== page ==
FRIENDSHIP AND HOLINESS

The calendar also surprised us with the premiere of the movie “The Two Popes,” by Brazilian director Fernando Meirelles. Although the film has generated positions for and against its arguments for mixing reality and fiction, the mega production takes us to the vibrant moments of 2013, when the world witnessed the impactful resignation of Pope Benedict XVI and the election of Pope Bergoglio, who much to everyone’s consolation took the name of Francis. Another thing to obtain from this drama/comedy is that even the most dissimilar positions can find points of convergence, especially in the midst of a wounded world.

Latin America and the world celebrated the beatification of James Miller, 37, an American religious brother of La Salle killed in Guatemala out of hatred for the Catholic faith in 1982, in the midst of the civil war. “May the martyrdom of this exemplary educator of young people strengthen paths of justice, peace and solidarity in that dear nation” were some of the words with which the Pope recognized this new model Christian.

Catholics and other supporters accompanied the pope in the celebration of the 50th anniversary of his priestly ordination, which took place Dec. 13, 1969 at the hands of Bishop Ramón José Castellano, then of Córdoba, Argentina. Pope Francis has been bishop for 27 of those years — thus his experience.

Pope Francis met with the employees of the Holy See and of Vatican City State, with their respective families, for the exchange of Christmas greetings inside the Vatican's Paul VI Hall, Dec. 21, 2019.

Photographer: Daniel Ibanez | Catholic News Agency

Pope Francis met with the employees of the Holy See and of Vatican City State, with their respective families, for the exchange of Christmas greetings inside the Vatican's Paul VI Hall, Dec. 21, 2019.

The year ended with an apology from Francis for “losing his patience” with a pilgrim who pulled him at St. Peter's Square, an act which could have made him fall or even threaten his life. Although his reaction was more like that of someone who sets himself free for his own protection, his prompt recognition and public request for forgiveness could benefit those who repeatedly lose patience and offend, shout or humiliate their collaborators.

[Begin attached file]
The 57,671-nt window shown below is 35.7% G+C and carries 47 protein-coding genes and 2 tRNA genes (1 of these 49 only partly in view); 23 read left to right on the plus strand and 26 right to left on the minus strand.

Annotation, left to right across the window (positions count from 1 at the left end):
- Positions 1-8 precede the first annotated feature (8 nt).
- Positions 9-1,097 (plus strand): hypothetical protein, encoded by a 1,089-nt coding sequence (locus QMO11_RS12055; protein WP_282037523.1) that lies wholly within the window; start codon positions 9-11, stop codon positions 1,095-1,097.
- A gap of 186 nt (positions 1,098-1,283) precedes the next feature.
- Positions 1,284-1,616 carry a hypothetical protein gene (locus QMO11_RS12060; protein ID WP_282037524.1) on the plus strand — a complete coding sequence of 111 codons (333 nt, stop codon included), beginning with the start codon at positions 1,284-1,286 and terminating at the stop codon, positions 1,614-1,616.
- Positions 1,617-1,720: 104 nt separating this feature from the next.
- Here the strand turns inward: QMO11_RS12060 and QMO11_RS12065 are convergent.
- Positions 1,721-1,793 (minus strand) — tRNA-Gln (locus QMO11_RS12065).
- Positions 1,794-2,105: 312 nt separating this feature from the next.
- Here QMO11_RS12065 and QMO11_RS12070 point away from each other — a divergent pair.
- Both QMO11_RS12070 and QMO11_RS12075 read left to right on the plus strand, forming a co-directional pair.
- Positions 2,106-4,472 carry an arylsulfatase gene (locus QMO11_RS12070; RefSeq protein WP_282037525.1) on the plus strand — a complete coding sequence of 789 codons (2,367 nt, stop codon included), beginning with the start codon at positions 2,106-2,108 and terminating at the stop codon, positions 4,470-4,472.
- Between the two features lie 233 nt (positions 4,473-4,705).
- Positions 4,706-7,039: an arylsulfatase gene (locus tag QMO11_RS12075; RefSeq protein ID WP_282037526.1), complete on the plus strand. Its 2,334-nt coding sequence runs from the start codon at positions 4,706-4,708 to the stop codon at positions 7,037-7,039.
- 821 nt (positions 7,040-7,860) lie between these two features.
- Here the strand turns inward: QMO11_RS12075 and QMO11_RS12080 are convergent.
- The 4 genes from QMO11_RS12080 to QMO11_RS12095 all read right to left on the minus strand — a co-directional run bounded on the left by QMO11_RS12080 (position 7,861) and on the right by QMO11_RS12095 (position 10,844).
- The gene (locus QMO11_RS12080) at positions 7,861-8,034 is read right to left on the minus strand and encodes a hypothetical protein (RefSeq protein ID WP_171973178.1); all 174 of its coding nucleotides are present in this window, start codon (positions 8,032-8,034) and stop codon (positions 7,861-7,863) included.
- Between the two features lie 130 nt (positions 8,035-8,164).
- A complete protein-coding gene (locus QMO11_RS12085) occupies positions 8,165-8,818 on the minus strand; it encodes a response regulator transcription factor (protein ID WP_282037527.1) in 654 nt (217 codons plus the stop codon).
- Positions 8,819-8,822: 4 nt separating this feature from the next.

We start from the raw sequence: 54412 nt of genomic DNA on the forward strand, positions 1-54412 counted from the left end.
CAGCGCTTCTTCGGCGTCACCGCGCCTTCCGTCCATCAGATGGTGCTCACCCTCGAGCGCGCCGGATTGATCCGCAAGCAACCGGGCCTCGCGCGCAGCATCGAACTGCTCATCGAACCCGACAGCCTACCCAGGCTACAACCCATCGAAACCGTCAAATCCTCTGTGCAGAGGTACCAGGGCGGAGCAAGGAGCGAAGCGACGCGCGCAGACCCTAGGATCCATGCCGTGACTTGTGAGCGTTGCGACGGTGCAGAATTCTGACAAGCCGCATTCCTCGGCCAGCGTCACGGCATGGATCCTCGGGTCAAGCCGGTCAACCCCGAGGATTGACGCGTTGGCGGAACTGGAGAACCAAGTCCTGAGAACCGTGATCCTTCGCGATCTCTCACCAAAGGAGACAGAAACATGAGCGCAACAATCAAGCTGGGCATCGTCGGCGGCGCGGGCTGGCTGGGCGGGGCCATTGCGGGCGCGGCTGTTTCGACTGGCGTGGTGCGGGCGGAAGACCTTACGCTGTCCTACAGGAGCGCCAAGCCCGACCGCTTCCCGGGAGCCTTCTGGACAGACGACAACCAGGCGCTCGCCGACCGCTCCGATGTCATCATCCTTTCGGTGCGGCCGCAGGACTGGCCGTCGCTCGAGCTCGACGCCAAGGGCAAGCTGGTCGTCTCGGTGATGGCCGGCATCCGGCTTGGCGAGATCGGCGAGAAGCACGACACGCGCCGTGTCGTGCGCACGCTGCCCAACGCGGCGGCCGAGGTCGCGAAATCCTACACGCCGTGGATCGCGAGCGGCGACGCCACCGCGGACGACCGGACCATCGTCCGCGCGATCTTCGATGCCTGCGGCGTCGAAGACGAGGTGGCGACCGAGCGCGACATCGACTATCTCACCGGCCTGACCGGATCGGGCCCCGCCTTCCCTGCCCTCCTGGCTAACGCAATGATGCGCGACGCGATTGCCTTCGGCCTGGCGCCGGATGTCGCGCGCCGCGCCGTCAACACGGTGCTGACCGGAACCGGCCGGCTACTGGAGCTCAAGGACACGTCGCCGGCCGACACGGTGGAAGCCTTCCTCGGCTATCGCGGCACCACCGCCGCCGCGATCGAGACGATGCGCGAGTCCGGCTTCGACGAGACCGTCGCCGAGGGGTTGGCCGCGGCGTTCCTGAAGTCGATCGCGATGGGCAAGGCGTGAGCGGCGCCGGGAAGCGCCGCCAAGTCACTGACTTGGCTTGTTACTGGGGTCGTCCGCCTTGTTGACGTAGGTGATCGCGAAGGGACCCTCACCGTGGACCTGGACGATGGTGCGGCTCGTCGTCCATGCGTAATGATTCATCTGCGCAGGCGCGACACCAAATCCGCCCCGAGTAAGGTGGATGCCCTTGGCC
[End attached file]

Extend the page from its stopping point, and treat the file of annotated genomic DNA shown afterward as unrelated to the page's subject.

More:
A YEAR TO REMEMBER

Given some recent events and measures taken by the pope, he has received compliments as well as criticism, but he continues with his main reform: that of the papacy. And this is something that only he, as the embodiment of it, can do.

Therefore, it is very fitting that the head of the Church continues to demonstrate a humble, selfless and temperate stance that inspires everyone. Although it is urgent, he also remains determined in the measures he takes, transparent in his intentions and a great motivator with his teachings.

The year that just ended allowed us to witness without any doubt a period where all these characteristics have been reflected in every activity and word of the Holy Father. The instructive document on gender theory; the trips to Orthodox Romania and Buddhist Japan; the long-awaited Pan Amazonian synod; and the momentum of the Extraordinary Missionary Month, among many others, will endure.

We will not forget the change in name of the Vatican Apostolic Archive, leaving behind the term “secret” that it kept for centuries and which not only generated reports, books and movies, but a lot of suspicion among the people.

And during 2019, Francis was able to name border cardinals and canonize new saints, among them Cardinal Newman, a former Anglican. His heart of a father led him to open the second “Pope Francis Laundry” in Genoa, in response to the Jubilee of Mercy, which continues what began in Rome in 2017. It offers free use of washing machines, showers and cleaning supplies for the poorest, especially the homeless.

A good resolution for the year 2020 would be to establish similar initiatives in dioceses around the world because, in the words of Christ himself, “the poor will always be with you.”

Jose Antonio Varela Vidal is a Peruvian journalist who has worked for Zenit in Rome and served as Latin American correspondent for Aleteia. He also worked as communications director for the Peruvian bishops’ conference. He is now contributing articles to La Voz Católica, Miami's Spanish-language archdiocesan newspaper.